“I use ‘disruptive’ in both its good and bad connotations. Disruptive scientific and technological progress is not to me inherently good or inherently evil. But its arc is for us to shape. Technology’s progress is furthermore in my judgment unstoppable. But it is quite incorrect that it unfolds inexorably according to its own internal logic and the laws of nature.”
Five causes of collapse appear paramount: major episodes of climate change, crises-induced mass migrations, pandemics, dramatic advances in methods of warfare and transport, and human failings in crises including societal lack of resilience and the madness, incompetence, cultic focus, or ignorance of rulers.
Liberal democracy and capitalism have been the two commanding political and economic ideas of Western history since the 19th century. Now, however, the fate of these once-galvanizing global principles is increasingly uncertain.
In her new book, Not for the Faint of Heart, Ambassador Sherman takes readers inside the world of international diplomacy and into the mind of one of our most effective negotiators―often the only woman in the room. She discusses the core values that have shaped her approach to work and leadership: authenticity, effective use of power and persistence, acceptance of change, and commitment to the team. She shows why good work in her field is so hard to do, and how we can learn to apply core skills of diplomacy to the challenges in our own lives.
The Diplomacy and International Politics Program examines the future of diplomacy and conflict prevention, and also supports research and teaching on global political relations through initiatives on the Middle East, the Gulf, and South Asia.
Deposed Egyptian President Mohamed Morsi fainted and died during an appearance in a Cairo court last month, part of an ongoing and likely politically motivated espionage case stemming from his escape from jail during the 2011 uprisings. The country’s first democratically elected president was unceremoniously buried the next morning in a public cemetery located in the capital, after Egyptian authorities refused his family’s request to bury him in the family plot in his hometown.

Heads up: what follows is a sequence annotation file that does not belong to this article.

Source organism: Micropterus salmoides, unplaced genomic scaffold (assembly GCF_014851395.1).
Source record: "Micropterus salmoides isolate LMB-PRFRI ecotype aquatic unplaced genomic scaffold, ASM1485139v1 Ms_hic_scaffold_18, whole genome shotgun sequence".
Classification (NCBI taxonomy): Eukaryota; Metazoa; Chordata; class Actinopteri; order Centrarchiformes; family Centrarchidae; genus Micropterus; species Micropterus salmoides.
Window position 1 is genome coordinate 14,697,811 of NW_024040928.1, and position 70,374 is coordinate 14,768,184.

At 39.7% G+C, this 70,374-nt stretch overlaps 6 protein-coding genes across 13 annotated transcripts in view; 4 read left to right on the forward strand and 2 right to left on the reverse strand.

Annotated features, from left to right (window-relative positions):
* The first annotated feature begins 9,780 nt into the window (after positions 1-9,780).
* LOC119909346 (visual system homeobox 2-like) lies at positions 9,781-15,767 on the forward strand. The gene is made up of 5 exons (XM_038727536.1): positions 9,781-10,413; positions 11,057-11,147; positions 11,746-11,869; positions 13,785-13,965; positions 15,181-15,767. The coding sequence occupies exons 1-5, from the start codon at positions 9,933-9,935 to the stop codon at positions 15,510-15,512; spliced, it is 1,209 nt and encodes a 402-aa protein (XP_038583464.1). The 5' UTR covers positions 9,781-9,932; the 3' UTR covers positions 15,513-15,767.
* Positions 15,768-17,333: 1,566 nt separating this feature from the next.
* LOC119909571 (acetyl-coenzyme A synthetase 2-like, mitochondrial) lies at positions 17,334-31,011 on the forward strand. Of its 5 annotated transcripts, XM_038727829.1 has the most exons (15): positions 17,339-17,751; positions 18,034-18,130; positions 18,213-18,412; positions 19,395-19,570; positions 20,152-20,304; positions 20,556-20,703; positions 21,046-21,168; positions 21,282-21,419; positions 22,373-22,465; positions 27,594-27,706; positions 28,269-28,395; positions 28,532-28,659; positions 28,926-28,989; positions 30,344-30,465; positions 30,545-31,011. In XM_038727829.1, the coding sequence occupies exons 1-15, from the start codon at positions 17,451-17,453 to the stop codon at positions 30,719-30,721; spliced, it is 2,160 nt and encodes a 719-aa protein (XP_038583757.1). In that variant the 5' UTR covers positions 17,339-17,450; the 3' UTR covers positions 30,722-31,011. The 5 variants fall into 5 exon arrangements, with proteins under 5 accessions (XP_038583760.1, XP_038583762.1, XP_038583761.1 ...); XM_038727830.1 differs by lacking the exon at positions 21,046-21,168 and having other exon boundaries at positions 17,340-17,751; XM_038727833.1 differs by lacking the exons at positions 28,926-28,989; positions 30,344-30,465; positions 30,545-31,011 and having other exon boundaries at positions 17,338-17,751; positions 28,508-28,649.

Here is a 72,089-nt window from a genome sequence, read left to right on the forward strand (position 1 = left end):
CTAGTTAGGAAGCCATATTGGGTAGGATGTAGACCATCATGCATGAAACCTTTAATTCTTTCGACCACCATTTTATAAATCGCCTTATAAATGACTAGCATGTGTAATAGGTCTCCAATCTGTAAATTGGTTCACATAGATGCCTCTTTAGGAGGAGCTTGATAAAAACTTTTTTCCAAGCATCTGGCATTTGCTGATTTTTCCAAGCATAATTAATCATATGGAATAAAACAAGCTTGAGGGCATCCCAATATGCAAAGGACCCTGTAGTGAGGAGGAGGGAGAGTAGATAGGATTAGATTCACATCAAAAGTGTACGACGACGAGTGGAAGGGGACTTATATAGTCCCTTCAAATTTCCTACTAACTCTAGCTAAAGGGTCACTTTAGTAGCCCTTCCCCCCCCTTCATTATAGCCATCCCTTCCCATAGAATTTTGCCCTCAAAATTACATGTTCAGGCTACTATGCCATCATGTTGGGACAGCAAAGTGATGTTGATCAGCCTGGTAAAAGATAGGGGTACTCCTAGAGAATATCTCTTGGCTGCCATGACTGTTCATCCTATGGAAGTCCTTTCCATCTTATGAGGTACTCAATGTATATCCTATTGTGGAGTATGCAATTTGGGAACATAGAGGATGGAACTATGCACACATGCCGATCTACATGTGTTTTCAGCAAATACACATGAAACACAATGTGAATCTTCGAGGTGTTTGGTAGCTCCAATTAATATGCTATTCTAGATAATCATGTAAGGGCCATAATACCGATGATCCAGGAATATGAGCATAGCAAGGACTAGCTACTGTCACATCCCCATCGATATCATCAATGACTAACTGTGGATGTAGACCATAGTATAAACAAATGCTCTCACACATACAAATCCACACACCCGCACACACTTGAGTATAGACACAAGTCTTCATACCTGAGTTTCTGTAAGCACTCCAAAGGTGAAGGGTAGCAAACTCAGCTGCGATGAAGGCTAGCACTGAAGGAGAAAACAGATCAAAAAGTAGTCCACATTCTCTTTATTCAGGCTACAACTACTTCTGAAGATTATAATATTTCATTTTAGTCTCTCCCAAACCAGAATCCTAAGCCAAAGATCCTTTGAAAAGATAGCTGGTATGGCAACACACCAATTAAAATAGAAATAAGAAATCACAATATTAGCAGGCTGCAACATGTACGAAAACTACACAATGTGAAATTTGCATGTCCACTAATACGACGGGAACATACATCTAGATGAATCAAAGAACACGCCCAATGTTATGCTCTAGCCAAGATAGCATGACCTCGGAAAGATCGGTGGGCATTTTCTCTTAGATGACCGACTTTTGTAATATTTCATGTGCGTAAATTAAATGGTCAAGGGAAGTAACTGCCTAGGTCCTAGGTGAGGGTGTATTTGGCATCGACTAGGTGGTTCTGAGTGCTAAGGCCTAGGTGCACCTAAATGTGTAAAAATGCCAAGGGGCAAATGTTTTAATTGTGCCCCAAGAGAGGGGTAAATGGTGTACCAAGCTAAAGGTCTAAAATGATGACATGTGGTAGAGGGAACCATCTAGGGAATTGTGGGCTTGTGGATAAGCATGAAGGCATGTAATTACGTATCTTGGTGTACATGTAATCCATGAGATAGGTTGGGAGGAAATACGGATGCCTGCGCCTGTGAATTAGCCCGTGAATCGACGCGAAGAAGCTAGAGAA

In the 60s, Karl Kaiser went to Harvard to work for Henry Kissinger, and later, as a political scientist and SPD member, he advised the chancellors of the party on foreign policy issues. In conversation, he remembers his time with Willy Brandt and explains how he underestimated Donald Trump.
The entire Arab region should pay attention to this week's calls by two respected United Nations agencies for international investigations into the deaths of Saudi journalist Jamal Khashoggi, and ousted former Egyptian president, Mohamed Morsi.
Understanding the ongoing conflict in the middle east is complicated. Differences in ideologies have resulted in wars and impact the entire world. Rami Khouri is a journalist who has spent 50-years working in the middle east. Burns Hargis sat down with Khouri to get his perspective on the conflicts in that region.
I saw first-hand the value of our alliance with Europe on 9/11 when I was the new American Ambassador to the Alliance. When we were hit hard in New York and Washington D.C., the allied Ambassadors came to me in Brussels that afternoon to pledge their support for us when we needed them most. They pledged to invoke the alliance’s collective defense clause—Article 5 of the NATO Treaty—that an attack on one would be considered an attack on all.